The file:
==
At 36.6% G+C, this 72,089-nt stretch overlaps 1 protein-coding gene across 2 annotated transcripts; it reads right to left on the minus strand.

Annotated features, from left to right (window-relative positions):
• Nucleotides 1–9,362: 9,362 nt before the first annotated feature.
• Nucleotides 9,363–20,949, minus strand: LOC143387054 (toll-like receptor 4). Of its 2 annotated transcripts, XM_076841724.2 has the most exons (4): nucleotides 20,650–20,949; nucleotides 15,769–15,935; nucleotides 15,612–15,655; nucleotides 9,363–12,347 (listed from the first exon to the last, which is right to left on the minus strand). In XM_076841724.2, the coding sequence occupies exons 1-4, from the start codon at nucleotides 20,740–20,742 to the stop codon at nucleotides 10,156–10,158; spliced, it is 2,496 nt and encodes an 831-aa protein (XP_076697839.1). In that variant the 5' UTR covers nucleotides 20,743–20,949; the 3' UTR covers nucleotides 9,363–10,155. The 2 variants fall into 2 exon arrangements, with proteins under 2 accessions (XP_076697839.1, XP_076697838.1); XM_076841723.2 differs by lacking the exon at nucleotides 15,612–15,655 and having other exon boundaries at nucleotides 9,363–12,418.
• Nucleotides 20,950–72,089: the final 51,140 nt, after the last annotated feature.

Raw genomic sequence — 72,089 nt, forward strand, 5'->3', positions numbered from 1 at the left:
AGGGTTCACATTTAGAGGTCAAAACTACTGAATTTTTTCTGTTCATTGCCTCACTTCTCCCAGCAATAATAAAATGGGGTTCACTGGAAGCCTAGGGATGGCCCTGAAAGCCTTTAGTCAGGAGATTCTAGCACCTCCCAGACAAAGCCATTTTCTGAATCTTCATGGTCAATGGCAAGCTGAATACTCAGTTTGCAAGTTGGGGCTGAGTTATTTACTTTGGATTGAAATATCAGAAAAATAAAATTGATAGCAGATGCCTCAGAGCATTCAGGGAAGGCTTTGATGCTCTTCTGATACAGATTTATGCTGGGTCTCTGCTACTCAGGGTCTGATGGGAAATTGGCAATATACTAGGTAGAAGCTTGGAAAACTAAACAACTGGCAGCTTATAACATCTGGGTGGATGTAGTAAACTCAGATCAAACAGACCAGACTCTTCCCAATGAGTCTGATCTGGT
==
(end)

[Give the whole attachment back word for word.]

At 36.6% G+C, this 72,089-nt stretch overlaps 1 protein-coding gene across 2 annotated transcripts; it reads right to left on the minus strand.

Annotated features, from left to right (window-relative positions):
• Nucleotides 1–9,362: 9,362 nt before the first annotated feature.
• Nucleotides 9,363–20,949, minus strand: LOC143387054 (toll-like receptor 4). Of its 2 annotated transcripts, XM_076841724.2 has the most exons (4): nucleotides 20,650–20,949; nucleotides 15,769–15,935; nucleotides 15,612–15,655; nucleotides 9,363–12,347 (listed from the first exon to the last, which is right to left on the minus strand). In XM_076841724.2, the coding sequence occupies exons 1-4, from the start codon at nucleotides 20,740–20,742 to the stop codon at nucleotides 10,156–10,158; spliced, it is 2,496 nt and encodes an 831-aa protein (XP_076697839.1). In that variant the 5' UTR covers nucleotides 20,743–20,949; the 3' UTR covers nucleotides 9,363–10,155. The 2 variants fall into 2 exon arrangements, with proteins under 2 accessions (XP_076697839.1, XP_076697838.1); XM_076841723.2 differs by lacking the exon at nucleotides 15,612–15,655 and having other exon boundaries at nucleotides 9,363–12,418.
• Nucleotides 20,950–72,089: the final 51,140 nt, after the last annotated feature.

Raw genomic sequence — 72,089 nt, forward strand, 5'->3', positions numbered from 1 at the left:
AGGGTTCACATTTAGAGGTCAAAACTACTGAATTTTTTCTGTTCATTGCCTCACTTCTCCCAGCAATAATAAAATGGGGTTCACTGGAAGCCTAGGGATGGCCCTGAAAGCCTTTAGTCAGGAGATTCTAGCACCTCCCAGACAAAGCCATTTTCTGAATCTTCATGGTCAATGGCAAGCTGAATACTCAGTTTGCAAGTTGGGGCTGAGTTATTTACTTTGGATTGAAATATCAGAAAAATAAAATTGATAGCAGATGCCTCAGAGCATTCAGGGAAGGCTTTGATGCTCTTCTGATACAGATTTATGCTGGGTCTCTGCTACTCAGGGTCTGATGGGAAATTGGCAATATACTAGGTAGAAGCTTGGAAAACTAAACAACTGGCAGCTTATAACATCTGGGTGGATGTAGTAAACTCAGATCAAACAGACCAGACTCTTCCCAATGAGTCTGATCTGGT